During Diabetes Awareness Month we wanted to shed some light on the topic of gestational diabetes. What is it, what causes it and how can you manage it if you are diagnosed with it?
Gestational diabetes is a form of diabetes that occurs when your body cannot make enough insulin during pregnancy. It affects how your body uses sugar and can lead to high blood sugar levels, one in ten pregnant women are diagnosed with gestational diabetes. Unlike other types of diabetes, gestational diabetes usually goes away after the baby is born. However, if you have gestational diabetes, you are at a higher risk of developing Type 2 diabetes later in life. It is important to manage gestational diabetes through proper diet, exercise, and sometimes medication to ensure a healthy pregnancy for both mother and baby.
One of the key factors that can contribute to the development of gestational diabetes is hormonal changes that occur during pregnancy. These hormones can make it difficult for the body to use insulin effectively. Additionally, if a woman has a family history of diabetes or if she is overweight before pregnancy, her risk of developing gestational diabetes may be higher. Other risk factors include being older than 25, having previously given birth to a large baby, belonging to certain ethnic groups, or having polycystic ovary syndrome (PCOS). It’s important to identify the causes and risk factors of gestational diabetes so that your healthcare provider can offer appropriate advice during your pregnancy.
It’s important for pregnant mothers to recognize the symptoms of gestational diabetes so they can get the diagnosis and help. Some common symptoms include increased thirst, frequent urination, fatigue, and blurred vision. However, it’s worth noting that gestational diabetes often presents with no symptoms at all. To diagnose this condition, doctors typically perform a glucose screening test, which involves measuring blood sugar levels after drinking a sugary solution. If the results are abnormal, a glucose tolerance test may be conducted to confirm the diagnosis. Early detection and management of gestational diabetes are key to ensuring a healthy pregnancy.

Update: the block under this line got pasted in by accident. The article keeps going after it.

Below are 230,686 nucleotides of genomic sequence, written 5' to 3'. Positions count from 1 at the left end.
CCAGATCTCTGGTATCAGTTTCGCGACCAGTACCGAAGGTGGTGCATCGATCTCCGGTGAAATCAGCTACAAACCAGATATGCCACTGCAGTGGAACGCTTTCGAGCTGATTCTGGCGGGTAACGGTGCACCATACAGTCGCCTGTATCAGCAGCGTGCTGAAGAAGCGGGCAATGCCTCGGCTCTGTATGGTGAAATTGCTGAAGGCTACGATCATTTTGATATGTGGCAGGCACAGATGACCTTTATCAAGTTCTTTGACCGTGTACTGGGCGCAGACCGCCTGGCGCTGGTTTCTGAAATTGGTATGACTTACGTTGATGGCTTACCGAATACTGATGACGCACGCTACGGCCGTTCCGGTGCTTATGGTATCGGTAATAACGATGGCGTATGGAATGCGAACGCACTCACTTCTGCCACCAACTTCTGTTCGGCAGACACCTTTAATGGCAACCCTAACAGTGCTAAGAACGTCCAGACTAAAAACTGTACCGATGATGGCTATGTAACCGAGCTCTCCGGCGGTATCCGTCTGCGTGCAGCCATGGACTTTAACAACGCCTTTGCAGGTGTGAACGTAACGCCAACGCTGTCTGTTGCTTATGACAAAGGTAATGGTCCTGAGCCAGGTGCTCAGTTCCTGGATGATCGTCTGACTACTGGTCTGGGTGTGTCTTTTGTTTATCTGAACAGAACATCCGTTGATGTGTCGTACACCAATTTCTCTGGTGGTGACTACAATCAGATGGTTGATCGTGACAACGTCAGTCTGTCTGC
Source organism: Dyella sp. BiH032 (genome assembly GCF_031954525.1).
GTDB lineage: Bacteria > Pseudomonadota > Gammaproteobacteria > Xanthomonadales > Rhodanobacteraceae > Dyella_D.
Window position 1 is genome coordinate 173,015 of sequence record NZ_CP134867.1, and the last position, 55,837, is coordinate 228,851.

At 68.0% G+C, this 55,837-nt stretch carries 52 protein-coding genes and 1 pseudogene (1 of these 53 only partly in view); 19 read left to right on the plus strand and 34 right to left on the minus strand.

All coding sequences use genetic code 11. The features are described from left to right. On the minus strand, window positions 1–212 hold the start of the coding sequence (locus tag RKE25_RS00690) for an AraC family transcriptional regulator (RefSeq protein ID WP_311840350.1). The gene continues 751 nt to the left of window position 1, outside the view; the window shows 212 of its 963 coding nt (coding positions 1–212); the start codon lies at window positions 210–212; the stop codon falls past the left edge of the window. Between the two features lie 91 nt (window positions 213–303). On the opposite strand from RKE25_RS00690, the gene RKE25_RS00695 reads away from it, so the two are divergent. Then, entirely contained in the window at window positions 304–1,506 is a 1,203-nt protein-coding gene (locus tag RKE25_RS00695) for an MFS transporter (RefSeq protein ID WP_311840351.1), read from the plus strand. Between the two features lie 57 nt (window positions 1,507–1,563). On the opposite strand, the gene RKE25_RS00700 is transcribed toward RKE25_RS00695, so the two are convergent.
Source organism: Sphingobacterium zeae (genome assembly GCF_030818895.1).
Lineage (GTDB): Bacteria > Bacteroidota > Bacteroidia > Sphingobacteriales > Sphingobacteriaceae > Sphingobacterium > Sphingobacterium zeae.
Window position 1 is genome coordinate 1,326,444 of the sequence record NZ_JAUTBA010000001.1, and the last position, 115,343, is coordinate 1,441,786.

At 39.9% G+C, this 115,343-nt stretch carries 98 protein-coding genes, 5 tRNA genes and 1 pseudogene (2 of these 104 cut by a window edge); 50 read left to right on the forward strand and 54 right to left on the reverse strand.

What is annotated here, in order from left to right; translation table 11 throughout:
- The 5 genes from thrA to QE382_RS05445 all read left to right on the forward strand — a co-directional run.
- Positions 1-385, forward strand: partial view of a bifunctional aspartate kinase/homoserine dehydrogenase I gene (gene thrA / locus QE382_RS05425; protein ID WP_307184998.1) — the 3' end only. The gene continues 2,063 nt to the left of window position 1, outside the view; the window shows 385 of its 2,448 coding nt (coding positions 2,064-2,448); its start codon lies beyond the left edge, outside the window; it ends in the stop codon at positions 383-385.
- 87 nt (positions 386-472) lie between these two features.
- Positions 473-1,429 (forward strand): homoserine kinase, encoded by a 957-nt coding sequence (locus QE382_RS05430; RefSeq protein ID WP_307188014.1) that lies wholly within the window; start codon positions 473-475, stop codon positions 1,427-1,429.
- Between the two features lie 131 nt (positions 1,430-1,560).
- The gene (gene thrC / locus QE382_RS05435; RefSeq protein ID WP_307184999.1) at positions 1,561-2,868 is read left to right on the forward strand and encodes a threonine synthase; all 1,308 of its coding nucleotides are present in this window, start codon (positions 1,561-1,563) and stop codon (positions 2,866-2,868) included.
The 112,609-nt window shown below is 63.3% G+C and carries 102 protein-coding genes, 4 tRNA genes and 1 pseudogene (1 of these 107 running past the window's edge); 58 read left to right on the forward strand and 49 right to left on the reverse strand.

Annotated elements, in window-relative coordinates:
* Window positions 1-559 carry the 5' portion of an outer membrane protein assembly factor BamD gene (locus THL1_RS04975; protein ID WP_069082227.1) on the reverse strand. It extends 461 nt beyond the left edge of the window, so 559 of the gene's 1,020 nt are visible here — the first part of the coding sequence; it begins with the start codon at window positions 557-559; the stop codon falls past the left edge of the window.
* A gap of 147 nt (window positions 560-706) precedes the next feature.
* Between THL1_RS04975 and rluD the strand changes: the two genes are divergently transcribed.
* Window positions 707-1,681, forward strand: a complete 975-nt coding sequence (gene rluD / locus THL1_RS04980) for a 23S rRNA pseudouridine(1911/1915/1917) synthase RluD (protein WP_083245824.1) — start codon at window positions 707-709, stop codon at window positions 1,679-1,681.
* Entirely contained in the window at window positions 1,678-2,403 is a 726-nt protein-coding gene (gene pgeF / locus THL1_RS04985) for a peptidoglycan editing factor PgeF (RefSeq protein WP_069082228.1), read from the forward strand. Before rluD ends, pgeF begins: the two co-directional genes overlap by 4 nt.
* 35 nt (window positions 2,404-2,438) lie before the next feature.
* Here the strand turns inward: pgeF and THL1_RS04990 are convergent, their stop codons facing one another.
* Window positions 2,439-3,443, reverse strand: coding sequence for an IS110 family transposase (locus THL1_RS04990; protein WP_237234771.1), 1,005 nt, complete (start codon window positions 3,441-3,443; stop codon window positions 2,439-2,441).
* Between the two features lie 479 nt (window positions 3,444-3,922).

Managing gestational diabetes during pregnancy involves a combination of lifestyle changes and medical interventions. The main focus of treatment is to maintain blood sugar levels within a target range to ensure a healthy pregnancy. This can be achieved through regular monitoring of blood sugar levels, following a balanced diet with controlled carbohydrate intake, and regular physical activity. In some cases, medication or insulin therapy may be necessary to control blood sugar levels more effectively. Close monitoring and regular check-ups with healthcare professionals are also crucial during this time. Additionally, pregnant individuals with gestational diabetes may be advised to monitor fetal movements and undergo regular ultrasounds to keep an eye on the baby’s growth and well-being. Overall, managing gestational diabetes during pregnancy aims to promote the best possible health outcomes for both the mother and the baby.
Potential complications and long-term effects of gestational diabetes can include pre-eclampsia, the development of type 2 diabetes, and an increased risk of cardiovascular disease later in life. In some cases, the baby may experience complications such as macrosomia (large birth weight), shoulder dystocia, and an increased risk of developing obesity or type 2 diabetes later in life.
It is essential for women with gestational diabetes to closely monitor their blood sugar levels, follow a healthy diet, exercise regularly, and take any prescribed medications or insulin as directed. By managing gestational diabetes effectively, women can reduce the risks of these potential complications and ensure the best outcomes for both them and their babies.
There are a lot of pressures to do what is best for you and your baby during your pregnancy. One way to ensure you are keeping you and your baby healthy during your pregnancy is to make sure you are tested for gestational diabetes, that you are managing it properly if you have it, and to have open and honest conversations with your physician about any symptoms or concerns you may have.